Gopher Control

gophers

Control Methods: Population reduction using poison bait in tamper resistant bait stations.


Rodent species native to North America play an integral role in the formation and sustainability of natural ecosystems. Many native rodents including ground squirrels and pocket gophers are considered keystone species because their presence is central to the survivability of their ecosystems.


Native and other non-native rodents do come into conflict with human interests. Rodents can cause a number of problems outdoors by consuming feed, damaging structures, creating hazards in pastures, transmitting disease and causing damage to trees, shrubs and other plants around recreational areas, farmyards and shelterbelts. The primary rodents of concern outdoors include mice, voles, Richardson’s ground squirrels and northern pocket gophers.


Richardson’s Ground Squirrel

Richardson's ground squirrels spend the majority of their life underground. In their underground burrow system, they usually mate, raise their litters for the first 28 days, avoiding predators (except weasels and badgers) and inclement weather (heat, cold and rain). They sleep underground from just before sunset until shortly after sunrise, and hibernate for up to eight months in their burrows. Each adult female owns at least one burrow system that has five to seven exits and two to five sleeping chambers, one of which is used for rearing young.


To survive without food or water for periods exceeding 210 days, ground squirrels need to consume vast amounts of food high in energy to develop a reservoir of body fat. Adult males enter hibernation sometime in late July, females several weeks later followed by juveniles until freeze-up.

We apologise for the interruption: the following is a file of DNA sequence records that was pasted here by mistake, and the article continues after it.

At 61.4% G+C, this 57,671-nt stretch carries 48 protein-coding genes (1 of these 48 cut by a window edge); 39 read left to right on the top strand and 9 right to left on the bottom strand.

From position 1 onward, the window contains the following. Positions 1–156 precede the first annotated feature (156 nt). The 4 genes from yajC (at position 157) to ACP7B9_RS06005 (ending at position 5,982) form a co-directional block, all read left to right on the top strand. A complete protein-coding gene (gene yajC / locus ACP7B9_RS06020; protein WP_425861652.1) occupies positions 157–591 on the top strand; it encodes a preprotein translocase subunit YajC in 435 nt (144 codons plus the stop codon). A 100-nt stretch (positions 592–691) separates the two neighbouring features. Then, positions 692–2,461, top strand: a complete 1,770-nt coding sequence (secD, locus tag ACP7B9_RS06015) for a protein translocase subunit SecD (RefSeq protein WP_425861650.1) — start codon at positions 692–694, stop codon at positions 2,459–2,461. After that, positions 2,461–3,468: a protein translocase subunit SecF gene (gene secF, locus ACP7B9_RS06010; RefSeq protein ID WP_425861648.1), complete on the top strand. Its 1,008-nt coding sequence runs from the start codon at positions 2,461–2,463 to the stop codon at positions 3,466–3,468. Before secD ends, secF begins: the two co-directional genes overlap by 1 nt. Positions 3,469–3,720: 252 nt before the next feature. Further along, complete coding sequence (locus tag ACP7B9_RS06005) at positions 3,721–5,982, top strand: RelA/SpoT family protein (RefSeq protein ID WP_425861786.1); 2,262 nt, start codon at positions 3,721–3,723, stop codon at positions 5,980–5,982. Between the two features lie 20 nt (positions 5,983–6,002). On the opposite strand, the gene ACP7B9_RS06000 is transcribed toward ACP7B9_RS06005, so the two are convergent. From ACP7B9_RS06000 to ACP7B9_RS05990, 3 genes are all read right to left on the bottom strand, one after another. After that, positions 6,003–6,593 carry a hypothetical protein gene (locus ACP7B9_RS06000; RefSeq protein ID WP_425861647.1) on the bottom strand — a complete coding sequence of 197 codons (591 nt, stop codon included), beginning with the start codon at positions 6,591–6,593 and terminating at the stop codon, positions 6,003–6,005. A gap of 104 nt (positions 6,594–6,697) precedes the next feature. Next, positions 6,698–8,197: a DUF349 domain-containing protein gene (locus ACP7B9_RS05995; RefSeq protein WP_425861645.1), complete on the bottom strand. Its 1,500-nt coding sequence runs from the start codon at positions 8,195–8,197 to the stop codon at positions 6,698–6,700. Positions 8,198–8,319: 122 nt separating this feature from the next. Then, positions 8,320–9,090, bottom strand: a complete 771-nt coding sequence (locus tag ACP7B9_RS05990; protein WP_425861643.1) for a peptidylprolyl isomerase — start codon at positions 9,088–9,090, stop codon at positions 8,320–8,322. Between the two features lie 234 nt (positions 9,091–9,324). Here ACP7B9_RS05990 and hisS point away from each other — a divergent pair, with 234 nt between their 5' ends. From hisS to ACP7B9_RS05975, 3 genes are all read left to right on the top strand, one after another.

The success in controlling burrowing rodents with poisoned food baits depend upon many factors, not the least of which is bait palatability or attractiveness. Other important considerations are stage of life cycle, time of year, availability of foods and population size. Placing palatable bait at the correct time and location when target rodents will consume it is essential to successful control.*


Managing Richardson's Ground Squirrels at:

http://www1.agric.gov.ab.ca/$department/deptdocs.nsf/all/agdex3471


* Information from: Alberta Environment

Gophers

one gopher
  • There are over 100 types of this rodent in Canada and the United States.
  • Gophers are easily identified by their long, hard front teeth, tiny ears, small eyes and short tails.

Gopher Facts

Size: 5" to 10"

Shape: Gopher shaped

Color: Brown with soft, fine fur. Legs: 4

Wings: No

Antenna: No

Common Name: Gopher

Kingdom: Animalia

Phylum: Chordata Class: Mammalia

Order: Rodentia

Family: Geomyidae


Diet

Gophers are vegetarians. They only eat roots, trees, shrubs, grass and plants.


Habitat

Gophers are known for building complex underground tunnel systems. They use their front legs and long teeth to push dirt out of their tunnels and onto the grass above. Gophers like to be alone and only one gopher will be found in a tunnel system.


Impact

Gophers can be responsible for ruining lawns, killing trees and destroying gardens, but they can also be an important part of the local ecosystem. They increase soil fertility by mixing plant material and fecal wastes into the soil. Their burrowing aerates or tills the soil. They can help speed up the formation of new soil by bringing minerals to the surface and they also serve as food for a variety of animals including owls, coyotes, weasels, and snakes.


Prevention

Control Methods: Population reduction using poison bait in tamper resistant bait stations.

  • Use underground netting or screen fencing to protect gardens.
  • Build gardens in raised plant boxes to prevent gophers from being able to dig into the garden.
  • Gophers do not thrive on annual grains because the roots of these plants do not provide them with enough food, so try planting annual grains as a buffer strip to protect other crops that are preferred by gophers.
  • If you do not want to plant grains, you could try a buffer of bare ground or a barrier of six inches of coarse gravel.
Created by

Legal notice